howard 0824.jpgIn case you missed it, you should read Tom Verducci‘s story on Ryan Howard.

The gist: Howard saw more breaking balls last season than any hitter in baseball, and 49 percent more than any other left-handed hitter. He saw left-handed pitchers in 35.8 percent of his plate appearances, compared to the average left-handed hitter, who saw them 18.5 percent of the time. Howard also got a breaking ball 39.7 percent of the time, 57 percent more often than the average player.

Howard’s percentage of breaking pitches also has jumped every year since he reached the big leagues: 20.54 percent in 2004, 21.34 percent in ’05, 29.17 percent in ’06, 33.62 percent in ’07, 31.49 percent in ’08 and 39.66 percent in ’09. He saw breaking balls an astounding 57.4 percent of the time against the New York Yankees in the ’09 World Series, when he struck out a Fall Classic-record 13 times.

So what’s the cure?

“I don’t want to speak about Ryan, but usually most hitters, if they make the adjustment to the pitch, they are less apt to see as many,” Pirates manager John Russell said. “Any pitcher is going to try to exploit any weakness of any hitter, especially a big power hitter. Most times with notorious power hitters, you try to pound them in and go soft away. At least that’s what it’s been since I’ve been around.”

Milt Thompson said he plans to set up the pitching machine, put Howard in the cage during the days he does not play in the Grapefruit League and let him see breaking balls.

One after another.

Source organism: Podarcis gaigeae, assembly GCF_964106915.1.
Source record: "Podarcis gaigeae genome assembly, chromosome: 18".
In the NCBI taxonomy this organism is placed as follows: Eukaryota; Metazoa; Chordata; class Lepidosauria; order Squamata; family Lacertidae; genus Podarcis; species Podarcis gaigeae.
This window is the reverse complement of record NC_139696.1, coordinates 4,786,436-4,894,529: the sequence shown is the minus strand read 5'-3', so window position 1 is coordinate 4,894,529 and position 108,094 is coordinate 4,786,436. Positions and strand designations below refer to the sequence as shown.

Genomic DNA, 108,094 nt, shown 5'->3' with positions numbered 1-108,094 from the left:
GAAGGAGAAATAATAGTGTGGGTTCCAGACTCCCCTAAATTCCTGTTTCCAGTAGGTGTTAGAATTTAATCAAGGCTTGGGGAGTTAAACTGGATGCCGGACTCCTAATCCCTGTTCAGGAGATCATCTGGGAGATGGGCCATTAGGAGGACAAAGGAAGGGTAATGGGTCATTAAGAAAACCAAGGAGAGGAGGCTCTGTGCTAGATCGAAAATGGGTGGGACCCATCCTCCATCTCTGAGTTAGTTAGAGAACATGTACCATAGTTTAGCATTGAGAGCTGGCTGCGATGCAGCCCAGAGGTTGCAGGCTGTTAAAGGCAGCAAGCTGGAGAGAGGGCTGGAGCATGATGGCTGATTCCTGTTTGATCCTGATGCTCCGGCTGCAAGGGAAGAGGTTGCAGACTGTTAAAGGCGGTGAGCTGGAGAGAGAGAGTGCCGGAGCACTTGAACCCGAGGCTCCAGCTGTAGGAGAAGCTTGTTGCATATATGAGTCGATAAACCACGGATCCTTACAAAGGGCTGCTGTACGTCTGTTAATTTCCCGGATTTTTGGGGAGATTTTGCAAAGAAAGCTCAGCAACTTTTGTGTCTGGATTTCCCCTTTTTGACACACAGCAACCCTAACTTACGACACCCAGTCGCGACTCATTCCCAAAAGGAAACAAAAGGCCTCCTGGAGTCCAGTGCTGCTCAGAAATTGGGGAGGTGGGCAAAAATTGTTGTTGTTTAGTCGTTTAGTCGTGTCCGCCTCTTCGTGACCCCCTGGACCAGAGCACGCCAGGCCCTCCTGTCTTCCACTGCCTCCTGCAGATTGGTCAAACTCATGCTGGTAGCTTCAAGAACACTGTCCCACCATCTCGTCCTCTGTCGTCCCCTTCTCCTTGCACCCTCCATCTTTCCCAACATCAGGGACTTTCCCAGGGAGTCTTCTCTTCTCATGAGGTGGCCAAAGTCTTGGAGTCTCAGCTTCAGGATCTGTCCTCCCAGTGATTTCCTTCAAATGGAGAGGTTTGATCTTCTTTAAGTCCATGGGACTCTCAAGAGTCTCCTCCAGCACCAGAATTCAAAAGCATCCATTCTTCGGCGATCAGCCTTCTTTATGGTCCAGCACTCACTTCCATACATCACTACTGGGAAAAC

Over and over and over.

“We have to let him see them if he is going to see a lot of them,” Thompson said. “He looks good right now. I think he’s going to be fine.”

Both Thompson and Charlie Manuel said the best antidote to the breaking-ball diet is patience.

Howard must wait for a good pitch to hit.

Howard has not walked more than 81 times the previous two years.

“He should get 150, easy,” Thompson said.

“I know he can hit them,” Manuel said. “When he stays on them, he can hit them. When he hit .313 in 2006 and had 58 homers, he hit breaking balls, sliders, changeups. As long as he follows the ball, tracks the ball and stays on it … as long as he keeps his balance, he can make contact. I’m not worried about it, because he will find a way to hit those. He can hit them. He’s already showed me that he can.

“But I don’t want to talk to him about walking. I want to talk to him about getting good balls to hit. If he gets good balls to hit, he will walk. It’s like telling Jimmy Rollins to walk more. Jimmy Rollins is a good hitter. I want him to get good balls to hit. Don’t swing at high fastballs out of the strike zone and things like that. Howard is a big strong power hitter. The walks will come if he gets good balls to hit and works the count.”


Brad Lidge said this morning he hopes to start throwing to hitters soon.


Shane Victorino is not on the travel roster to Tampa to play the Yankees tomorrow afternoon. Otherwise everybody else is headed to George M. Steinbrenner Field.


The Zo Zone is on Facebook and Twitter. His Phillies book “The Good, The Bad, & The Ugly” is available online, and at Delaware Valley bookstores!

Howard Is Back

Thumbnail image for howard large.jpgRyan Howard
stepped into the visitor’s clubhouse at Tropicana Field today to find Shane Victorino and Milt Thompson using socks as makeshift masks to protect themselves from the scary viruses Howard has been carrying the past few days.

Howard rejoined the team today after twice spending time in the hospital over the weekend with acute sinusitis.

He is in the starting lineup tonight against the Rays. He will DH.

Chris Coste will play first base.

“Am I 100 percent?” Howard said. “No, but I’m a lot better. I’d probably say about, 75, 80 percent. Right now it’s just mostly congestion. Those two days really helped as far as getting better.”